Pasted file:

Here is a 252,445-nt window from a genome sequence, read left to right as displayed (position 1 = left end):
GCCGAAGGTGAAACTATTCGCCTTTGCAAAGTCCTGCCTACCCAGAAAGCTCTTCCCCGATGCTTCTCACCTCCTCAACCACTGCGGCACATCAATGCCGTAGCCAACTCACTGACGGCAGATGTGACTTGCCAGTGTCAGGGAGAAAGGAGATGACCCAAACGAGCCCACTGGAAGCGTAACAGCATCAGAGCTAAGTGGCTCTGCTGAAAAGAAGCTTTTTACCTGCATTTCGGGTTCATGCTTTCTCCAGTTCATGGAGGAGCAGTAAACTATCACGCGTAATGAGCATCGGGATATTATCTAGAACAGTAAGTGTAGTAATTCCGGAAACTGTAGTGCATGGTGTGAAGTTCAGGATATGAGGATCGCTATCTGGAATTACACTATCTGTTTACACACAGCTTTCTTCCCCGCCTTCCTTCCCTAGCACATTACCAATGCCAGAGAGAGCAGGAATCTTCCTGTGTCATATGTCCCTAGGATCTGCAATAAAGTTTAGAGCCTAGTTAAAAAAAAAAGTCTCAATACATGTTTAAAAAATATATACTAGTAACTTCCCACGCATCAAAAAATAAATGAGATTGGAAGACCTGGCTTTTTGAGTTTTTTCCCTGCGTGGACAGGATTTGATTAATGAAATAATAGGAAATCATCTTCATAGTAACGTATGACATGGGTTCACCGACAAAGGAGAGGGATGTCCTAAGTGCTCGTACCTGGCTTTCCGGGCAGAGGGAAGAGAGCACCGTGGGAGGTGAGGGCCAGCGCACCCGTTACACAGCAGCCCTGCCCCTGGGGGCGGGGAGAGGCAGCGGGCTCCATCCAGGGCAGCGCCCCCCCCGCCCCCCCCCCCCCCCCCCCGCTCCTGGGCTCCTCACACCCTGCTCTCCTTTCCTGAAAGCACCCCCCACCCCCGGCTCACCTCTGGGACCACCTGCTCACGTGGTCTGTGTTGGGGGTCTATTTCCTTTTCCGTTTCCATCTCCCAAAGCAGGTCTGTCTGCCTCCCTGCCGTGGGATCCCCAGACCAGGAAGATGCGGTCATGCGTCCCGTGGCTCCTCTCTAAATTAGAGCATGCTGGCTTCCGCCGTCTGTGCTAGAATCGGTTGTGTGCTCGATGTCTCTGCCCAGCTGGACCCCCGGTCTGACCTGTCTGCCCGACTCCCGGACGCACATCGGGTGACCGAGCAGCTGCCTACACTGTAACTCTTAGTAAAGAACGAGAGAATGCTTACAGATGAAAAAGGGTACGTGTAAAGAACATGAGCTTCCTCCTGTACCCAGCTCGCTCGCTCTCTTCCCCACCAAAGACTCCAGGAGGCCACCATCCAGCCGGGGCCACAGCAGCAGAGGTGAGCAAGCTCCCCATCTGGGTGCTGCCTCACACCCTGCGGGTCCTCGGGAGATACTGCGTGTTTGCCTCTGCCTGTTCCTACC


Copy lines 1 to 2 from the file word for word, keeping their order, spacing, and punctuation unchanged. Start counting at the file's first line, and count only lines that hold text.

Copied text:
Here is a 252,445-nt window from a genome sequence, read left to right as displayed (position 1 = left end):
GCCGAAGGTGAAACTATTCGCCTTTGCAAAGTCCTGCCTACCCAGAAAGCTCTTCCCCGATGCTTCTCACCTCCTCAACCACTGCGGCACATCAATGCCGTAGCCAACTCACTGACGGCAGATGTGACTTGCCAGTGTCAGGGAGAAAGGAGATGACCCAAACGAGCCCACTGGAAGCGTAACAGCATCAGAGCTAAGTGGCTCTGCTGAAAAGAAGCTTTTTACCTGCATTTCGGGTTCATGCTTTCTCCAGTTCATGGAGGAGCAGTAAACTATCACGCGTAATGAGCATCGGGATATTATCTAGAACAGTAAGTGTAGTAATTCCGGAAACTGTAGTGCATGGTGTGAAGTTCAGGATATGAGGATCGCTATCTGGAATTACACTATCTGTTTACACACAGCTTTCTTCCCCGCCTTCCTTCCCTAGCACATTACCAATGCCAGAGAGAGCAGGAATCTTCCTGTGTCATATGTCCCTAGGATCTGCAATAAAGTTTAGAGCCTAGTTAAAAAAAAAAGTCTCAATACATGTTTAAAAAATATATACTAGTAACTTCCCACGCATCAAAAAATAAATGAGATTGGAAGACCTGGCTTTTTGAGTTTTTTCCCTGCGTGGACAGGATTTGATTAATGAAATAATAGGAAATCATCTTCATAGTAACGTATGACATGGGTTCACCGACAAAGGAGAGGGATGTCCTAAGTGCTCGTACCTGGCTTTCCGGGCAGAGGGAAGAGAGCACCGTGGGAGGTGAGGGCCAGCGCACCCGTTACACAGCAGCCCTGCCCCTGGGGGCGGGGAGAGGCAGCGGGCTCCATCCAGGGCAGCGCCCCCCCCGCCCCCCCCCCCCCCCCCCCGCTCCTGGGCTCCTCACACCCTGCTCTCCTTTCCTGAAAGCACCCCCCACCCCCGGCTCACCTCTGGGACCACCTGCTCACGTGGTCTGTGTTGGGGGTCTATTTCCTTTTCCGTTTCCATCTCCCAAAGCAGGTCTGTCTGCCTCCCTGCCGTGGGATCCCCAGACCAGGAAGATGCGGTCATGCGTCCCGTGGCTCCTCTCTAAATTAGAGCATGCTGGCTTCCGCCGTCTGTGCTAGAATCGGTTGTGTGCTCGATGTCTCTGCCCAGCTGGACCCCCGGTCTGACCTGTCTGCCCGACTCCCGGACGCACATCGGGTGACCGAGCAGCTGCCTACACTGTAACTCTTAGTAAAGAACGAGAGAATGCTTACAGATGAAAAAGGGTACGTGTAAAGAACATGAGCTTCCTCCTGTACCCAGCTCGCTCGCTCTCTTCCCCACCAAAGACTCCAGGAGGCCACCATCCAGCCGGGGCCACAGCAGCAGAGGTGAGCAAGCTCCCCATCTGGGTGCTGCCTCACACCCTGCGGGTCCTCGGGAGATACTGCGTGTTTGCCTCTGCCTGTTCCTACC